LET. XLVI. To Monsieur de Savignac.
EIther I have not well interpre∣ted my selfe or Monsieur de — hath not well understood me. I doe ever value the merits of Madame d' Anguitar, and if it must be, that I must (by a second act) cō∣firme Page 187that testimonie which I have given of Her, I am ready to declare my selfe a new, and to commende once more a Lady that is so praise-worthy. It is true, that for the in∣terest of her Honour, it will be some thing materiall, to understand the cause that made my intentions to be mis-construed, and that I leade you to the very source of this jea∣lousie; Whereas, it seem'd to certaine Cavaliers, my friends, that I did too much approve of her singular humour, and frequent reti∣rings, one of the most eloquent of them took a fancy to publish his dislike in this point; and to write a reproachfull Letter unto me in the name (as he saith) of the whole Corporation of Honest men. Wherein he proclaimes open warre against me in their name, as though I had Page 188 conspir'd against faire Society; and calls me the Common enemy; the uni∣versally jealous mā, the Tyrant to both sexes. He doth imagine that it is my intent to shut up in Prison all faire and delectable things, for to punish curious eyes. He cryes out, that I would faine abrogate the sweetest lawes of this Realme, and bring in the cruelty of that custome in Spaine, where honest women are mewd up in cages, and honest men adore but doores and windowes. From Madrid, he passeth to Constan∣tinople, and tells me in a great rage, that I am good nothing but to be a Counseller of the great Turk, for to advise him to raise the walls of the Seraglio higher, & to double the Guard of the Sultana; Then he doth accuse me for a thousand mischiefs and takes me for Him that invented Page 189 the iron grates, the locks, the vailes & maskes: & for the Author of all those things that oppose his intrusi∣on & saucy curiosity. Insomuch that he imagines that I must render him a reason of the secrets and difficul∣ties of all riddles, of the darknesse of all ancient Oracles; of the Allegories of Poets; and of the Mysteries of all Religions. To make answer to farre lesse then this, it behooved me to study a long Apologie; & (as ill luck was) when I received his Letter, I was not in the humour of making Books. Wherefore Sir, I professe to you truly, I chose rather to yeeld thē defend my selfe; and abandon my Maxims to the verbosity of my good friend, rather then maintaine them with the expence of so many words as he did plye them with: But if I be not deceaved, there is a good Page 190 deale of difference betweene my Maximes & the praises of Madame d' Anguitar; and he must take heed of confounding in the designe that I have, that which I distinguish'd in the * Letter which I wrote unto Her. To say that She is one of the Perfections of the world, is an im∣moveable truth, for which I would fight all my life time: But to say that such Perfections must be se∣questred from the eyes of men, is (I suppose) a problematicall opinion, which I may revoke without pre∣judice to my own constancy, or to the worth of these Perfections. But on the contrary, most will bee apt to believe, that this will be suffici∣ent amends, and just satisfaction for the injury I did them, in condem∣ning them to Solitude and Retired∣nesse; & will call it their revoking Page 191 from exile, and releasing out of bon∣dage. Thus Sir, I preserve still my first Designe; and my commendati∣ons remaine whole and intire a∣mong the ruines of my Maximes. Nay out of their demolitions, Tro∣phies might be erected to the ho∣nour of Madame d' Anguitar, and a Theater built, where Shee might be gazed upon, by those that can but divine and guesse at Her; and that the Desart might no longer have such advantage over the Citty. This is not then to rebell against her Ver∣tues, but to wish Her a more spaci∣ous Empire, and a greater number of Subjects then She hath had; nor to goe about to eclipse her light, but to adjudge, that Shee should issue forth out of the cloudes, for the be∣nefit and comfort of the Ʋniverse. I pitty those Criticks that take it o∣therwise; Page 192 and am sorry that Mon∣sieur — is fallen upō a thought so far distant from mine. He might have understood me well enough, without putting me to the paines of interpreting my selfe; and might have seen (moreover) that though in this occasion I would not at all consider the interests of another, yet I should have considered my owne at least. Doth he imagine that I could have been perswaded to spoile at one dash, one of the dearest Issues of my Braine? and to bereave my selfe of the acknowledgements of one of the greatest Personages of the world, who thinks Herselfe in some measure beholding unto me? I am no such Enemy to my selfe, or so prodigall of the good that I have acquir'd. I doe not mean to throwe dirt upon that piece, where I have Page 193 bestowed so many and so rich Co∣lours; and believe not you, that I would have razed out (being there∣unto intreated by none) those words that did no way dislike me; you that know how Heliodorus de∣nied to doe the like, though ear∣nestly sollicited thereunto, by a whole Councell. If you doe me the honour as to make a journey to morrow to Balzac, I will tell you more; though negociating with an understanding so serene as yours, I think I have spoken enough alrea∣dy concerning it. This is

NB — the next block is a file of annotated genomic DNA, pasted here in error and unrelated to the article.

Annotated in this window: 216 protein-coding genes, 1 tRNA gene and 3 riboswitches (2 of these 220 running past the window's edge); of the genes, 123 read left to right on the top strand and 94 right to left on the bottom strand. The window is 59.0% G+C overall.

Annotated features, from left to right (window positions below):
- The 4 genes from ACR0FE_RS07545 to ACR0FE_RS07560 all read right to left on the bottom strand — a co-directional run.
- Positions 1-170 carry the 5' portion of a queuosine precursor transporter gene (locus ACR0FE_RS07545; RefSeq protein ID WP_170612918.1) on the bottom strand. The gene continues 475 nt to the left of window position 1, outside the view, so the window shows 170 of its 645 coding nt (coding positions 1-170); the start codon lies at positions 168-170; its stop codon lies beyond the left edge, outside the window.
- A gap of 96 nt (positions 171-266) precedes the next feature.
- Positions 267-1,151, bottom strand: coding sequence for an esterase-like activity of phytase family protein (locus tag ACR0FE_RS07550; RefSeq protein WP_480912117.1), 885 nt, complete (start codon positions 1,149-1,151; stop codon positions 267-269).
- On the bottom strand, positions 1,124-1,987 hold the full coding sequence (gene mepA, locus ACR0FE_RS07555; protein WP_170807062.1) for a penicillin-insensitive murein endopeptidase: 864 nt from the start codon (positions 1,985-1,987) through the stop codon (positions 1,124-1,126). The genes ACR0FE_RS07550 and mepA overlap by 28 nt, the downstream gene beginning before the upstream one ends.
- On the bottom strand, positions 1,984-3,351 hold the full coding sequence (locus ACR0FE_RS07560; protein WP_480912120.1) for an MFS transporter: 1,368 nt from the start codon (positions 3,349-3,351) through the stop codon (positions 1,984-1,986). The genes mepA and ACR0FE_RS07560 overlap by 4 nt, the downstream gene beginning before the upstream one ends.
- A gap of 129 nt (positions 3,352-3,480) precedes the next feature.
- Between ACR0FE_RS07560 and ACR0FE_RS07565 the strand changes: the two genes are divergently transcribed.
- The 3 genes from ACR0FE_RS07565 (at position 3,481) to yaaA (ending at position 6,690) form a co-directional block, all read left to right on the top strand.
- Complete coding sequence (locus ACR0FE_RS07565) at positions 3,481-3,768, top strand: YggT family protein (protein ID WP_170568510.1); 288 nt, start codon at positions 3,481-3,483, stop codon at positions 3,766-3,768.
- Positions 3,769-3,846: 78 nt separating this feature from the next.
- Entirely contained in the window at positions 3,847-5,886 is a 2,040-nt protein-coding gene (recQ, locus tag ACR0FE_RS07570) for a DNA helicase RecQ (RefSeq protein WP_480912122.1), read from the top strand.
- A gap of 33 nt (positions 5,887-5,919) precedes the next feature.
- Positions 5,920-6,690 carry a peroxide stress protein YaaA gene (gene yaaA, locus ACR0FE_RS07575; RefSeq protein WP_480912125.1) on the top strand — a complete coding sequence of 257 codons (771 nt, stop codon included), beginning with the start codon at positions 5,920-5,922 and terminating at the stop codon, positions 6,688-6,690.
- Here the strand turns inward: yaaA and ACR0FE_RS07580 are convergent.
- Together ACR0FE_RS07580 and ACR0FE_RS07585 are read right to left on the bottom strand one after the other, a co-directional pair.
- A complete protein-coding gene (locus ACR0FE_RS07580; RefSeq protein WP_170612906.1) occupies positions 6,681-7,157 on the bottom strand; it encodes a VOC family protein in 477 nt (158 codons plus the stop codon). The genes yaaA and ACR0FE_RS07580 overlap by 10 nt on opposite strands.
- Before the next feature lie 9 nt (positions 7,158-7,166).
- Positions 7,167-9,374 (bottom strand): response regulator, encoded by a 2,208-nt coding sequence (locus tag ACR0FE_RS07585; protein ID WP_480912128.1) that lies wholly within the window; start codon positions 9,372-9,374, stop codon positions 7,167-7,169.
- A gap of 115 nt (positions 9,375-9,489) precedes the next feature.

Balzac 26. March 1637.